Bury St. Edmunds gets permission to dig for relics.
England’s former patron saint, who ruled the Anglo-Saxon realm of East Anglia between 855 and 869, is thought to have been captured and killed by Danish or Viking raiders in 869. According to the East Anglian Daily Times, his remains were kept in a shrine in Bury. But the Benedictine Abbey there was dissolved during King Henry VIII’s reign, and Edmund’s remains were lost. Academic researcher Francis Young, who was born in Bury, said that according to a third-hand account from 1697, St Edmund was placed in an iron chest by monks, but the account does not give a location in the Abbey precincts where he was buried.
St. Edmundsbury Cathedral recently said the bones might just be found in a former monks’ graveyard beneath tennis courts in Bury St. Edmunds’ Abbey Gardens.
Robert Everitt, St Edmundsbury’s cabinet member for communities, said it would be an “incredibly important historical discovery” if St. Edmund were found under the tennis courts.
According to the Catholic Encyclopedia, Edmund was crowned at about age 15 in 855 and proved a model ruler and a man of prayer, “anxious to treat all with equal justice, and closing his ears to flatterers and untrustworthy informers”:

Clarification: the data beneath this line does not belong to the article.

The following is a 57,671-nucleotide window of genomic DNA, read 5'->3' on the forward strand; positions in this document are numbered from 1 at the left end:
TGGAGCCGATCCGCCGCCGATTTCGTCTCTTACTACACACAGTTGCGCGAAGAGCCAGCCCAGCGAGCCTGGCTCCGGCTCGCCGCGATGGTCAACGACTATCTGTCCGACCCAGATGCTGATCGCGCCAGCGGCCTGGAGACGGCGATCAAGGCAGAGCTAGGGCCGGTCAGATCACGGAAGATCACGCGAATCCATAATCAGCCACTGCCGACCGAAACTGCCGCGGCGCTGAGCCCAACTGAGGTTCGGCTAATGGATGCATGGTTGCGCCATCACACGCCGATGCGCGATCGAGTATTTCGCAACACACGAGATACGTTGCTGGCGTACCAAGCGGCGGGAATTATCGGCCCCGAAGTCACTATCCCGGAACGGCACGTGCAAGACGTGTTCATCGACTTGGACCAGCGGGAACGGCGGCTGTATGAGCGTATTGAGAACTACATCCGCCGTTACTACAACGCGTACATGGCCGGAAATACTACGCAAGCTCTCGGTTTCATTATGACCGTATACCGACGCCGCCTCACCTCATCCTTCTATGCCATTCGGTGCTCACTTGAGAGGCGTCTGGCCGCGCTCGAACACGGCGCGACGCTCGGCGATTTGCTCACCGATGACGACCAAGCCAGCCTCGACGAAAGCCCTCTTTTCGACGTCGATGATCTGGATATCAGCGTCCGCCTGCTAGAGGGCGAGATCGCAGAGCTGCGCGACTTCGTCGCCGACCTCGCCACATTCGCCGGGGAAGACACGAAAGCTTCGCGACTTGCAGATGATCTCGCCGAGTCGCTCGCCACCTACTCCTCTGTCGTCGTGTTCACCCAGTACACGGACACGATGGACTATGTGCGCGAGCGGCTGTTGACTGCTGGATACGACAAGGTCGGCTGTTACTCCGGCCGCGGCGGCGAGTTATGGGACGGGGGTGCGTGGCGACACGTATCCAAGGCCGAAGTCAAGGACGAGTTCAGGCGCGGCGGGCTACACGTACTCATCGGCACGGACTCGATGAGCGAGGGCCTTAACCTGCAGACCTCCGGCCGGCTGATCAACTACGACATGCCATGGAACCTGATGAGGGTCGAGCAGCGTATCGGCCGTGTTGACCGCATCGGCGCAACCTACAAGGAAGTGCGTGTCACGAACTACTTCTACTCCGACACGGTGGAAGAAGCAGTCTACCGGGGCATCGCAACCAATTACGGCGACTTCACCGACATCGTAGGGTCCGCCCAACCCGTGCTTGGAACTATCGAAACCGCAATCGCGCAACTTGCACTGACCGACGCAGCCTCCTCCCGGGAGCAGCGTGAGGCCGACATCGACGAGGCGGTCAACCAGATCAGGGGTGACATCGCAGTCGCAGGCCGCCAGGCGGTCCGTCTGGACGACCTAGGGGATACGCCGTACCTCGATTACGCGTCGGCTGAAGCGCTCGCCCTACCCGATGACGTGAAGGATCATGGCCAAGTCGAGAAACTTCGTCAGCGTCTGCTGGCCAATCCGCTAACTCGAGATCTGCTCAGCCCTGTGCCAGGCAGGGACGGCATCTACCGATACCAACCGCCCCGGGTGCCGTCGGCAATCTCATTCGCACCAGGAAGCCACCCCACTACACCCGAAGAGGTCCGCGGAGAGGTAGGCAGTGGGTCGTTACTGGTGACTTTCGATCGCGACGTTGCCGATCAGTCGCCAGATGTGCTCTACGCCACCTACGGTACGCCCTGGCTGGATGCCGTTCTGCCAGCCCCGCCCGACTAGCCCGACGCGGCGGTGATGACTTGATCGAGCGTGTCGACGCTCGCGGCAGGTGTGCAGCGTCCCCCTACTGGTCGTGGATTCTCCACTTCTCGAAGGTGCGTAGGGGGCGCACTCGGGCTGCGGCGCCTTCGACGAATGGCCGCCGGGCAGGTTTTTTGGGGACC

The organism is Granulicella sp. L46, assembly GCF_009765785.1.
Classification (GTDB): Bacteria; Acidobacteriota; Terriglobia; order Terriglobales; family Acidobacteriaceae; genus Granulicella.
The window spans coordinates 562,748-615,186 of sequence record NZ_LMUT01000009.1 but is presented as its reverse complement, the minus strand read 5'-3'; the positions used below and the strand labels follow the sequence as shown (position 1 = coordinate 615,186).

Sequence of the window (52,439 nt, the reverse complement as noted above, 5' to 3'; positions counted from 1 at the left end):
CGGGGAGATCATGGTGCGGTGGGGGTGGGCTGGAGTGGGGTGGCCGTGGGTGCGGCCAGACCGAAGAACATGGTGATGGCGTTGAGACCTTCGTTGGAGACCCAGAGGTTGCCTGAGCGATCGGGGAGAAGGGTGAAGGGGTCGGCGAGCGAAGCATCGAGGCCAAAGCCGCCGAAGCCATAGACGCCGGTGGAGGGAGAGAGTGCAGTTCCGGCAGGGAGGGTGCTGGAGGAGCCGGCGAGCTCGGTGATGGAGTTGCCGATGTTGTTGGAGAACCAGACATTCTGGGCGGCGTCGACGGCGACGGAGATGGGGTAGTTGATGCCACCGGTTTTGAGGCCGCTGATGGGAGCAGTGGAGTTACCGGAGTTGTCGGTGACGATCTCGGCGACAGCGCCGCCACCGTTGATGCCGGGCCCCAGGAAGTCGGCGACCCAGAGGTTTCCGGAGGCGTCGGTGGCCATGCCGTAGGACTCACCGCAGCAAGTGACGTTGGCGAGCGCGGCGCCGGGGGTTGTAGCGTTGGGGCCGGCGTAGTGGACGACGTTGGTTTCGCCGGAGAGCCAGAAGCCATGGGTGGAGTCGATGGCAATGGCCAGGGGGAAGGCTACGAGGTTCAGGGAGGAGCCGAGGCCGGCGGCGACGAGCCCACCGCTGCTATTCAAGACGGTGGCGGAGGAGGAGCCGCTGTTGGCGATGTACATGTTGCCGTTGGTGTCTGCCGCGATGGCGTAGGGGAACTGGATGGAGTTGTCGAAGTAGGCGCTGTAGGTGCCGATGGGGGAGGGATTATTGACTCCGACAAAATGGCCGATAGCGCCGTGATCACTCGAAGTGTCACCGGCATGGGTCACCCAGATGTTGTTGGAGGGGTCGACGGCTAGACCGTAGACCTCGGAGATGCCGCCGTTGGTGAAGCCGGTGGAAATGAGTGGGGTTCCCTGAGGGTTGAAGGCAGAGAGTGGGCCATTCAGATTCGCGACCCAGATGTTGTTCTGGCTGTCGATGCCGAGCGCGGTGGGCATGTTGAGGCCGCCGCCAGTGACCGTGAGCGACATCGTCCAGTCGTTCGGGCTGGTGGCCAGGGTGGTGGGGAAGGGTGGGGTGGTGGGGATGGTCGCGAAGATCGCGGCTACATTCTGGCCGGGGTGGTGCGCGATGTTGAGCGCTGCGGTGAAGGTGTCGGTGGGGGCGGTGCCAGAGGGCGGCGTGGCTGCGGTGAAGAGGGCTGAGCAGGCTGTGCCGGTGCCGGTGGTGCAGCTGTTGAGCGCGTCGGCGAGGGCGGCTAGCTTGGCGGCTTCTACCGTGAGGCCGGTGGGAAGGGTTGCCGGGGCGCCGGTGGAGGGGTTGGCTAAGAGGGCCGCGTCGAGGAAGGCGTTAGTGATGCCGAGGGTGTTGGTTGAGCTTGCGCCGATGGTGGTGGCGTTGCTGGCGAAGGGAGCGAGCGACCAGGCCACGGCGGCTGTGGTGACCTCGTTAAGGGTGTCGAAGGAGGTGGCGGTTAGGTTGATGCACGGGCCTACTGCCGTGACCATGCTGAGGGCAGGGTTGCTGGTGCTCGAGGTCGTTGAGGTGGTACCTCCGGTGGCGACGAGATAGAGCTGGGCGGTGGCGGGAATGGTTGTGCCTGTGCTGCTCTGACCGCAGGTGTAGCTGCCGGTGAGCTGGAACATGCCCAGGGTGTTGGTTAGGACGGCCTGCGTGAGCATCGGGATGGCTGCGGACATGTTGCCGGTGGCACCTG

In 870 he bravely repulsed the two Danish chiefs Hinguar and Hubba who had invaded his dominions. They soon returned with overwhelming numbers, and pressed terms upon him which as a Christian he felt bound to refuse. In his desire to avert a fruitless massacre, he disbanded his troops and himself retired towards Framlingham; on the way he fell into the hands of the invaders. Having loaded him with chains, his captors conducted him to Hinguar, whose impious demands he again rejected, declaring his religion dearer to him than his life. His martyrdom took place in 870 at Hoxne in Suffolk. After beating him with cudgels, the Danes tied him to a tree, and cruelly tore his flesh with whips. Throughout these tortures Edmund continued to call upon the name of Jesus, until at last, exasperated by his constancy, his enemies began to discharge arrows at him. This cruel sport was continued until his body had the appearance of a porcupine, when Hinguar commanded his head to be struck off. From his first burial-place at Hoxne his relics were removed in the tenth century to Beodricsworth, since called St. Edmundsbury, where arose the famous abbey of that name.
The East Anglian Daily Times adds that according to legend, Edmund’s followers were able to find his head after a wolf called to them, shouting “here, here, here.”
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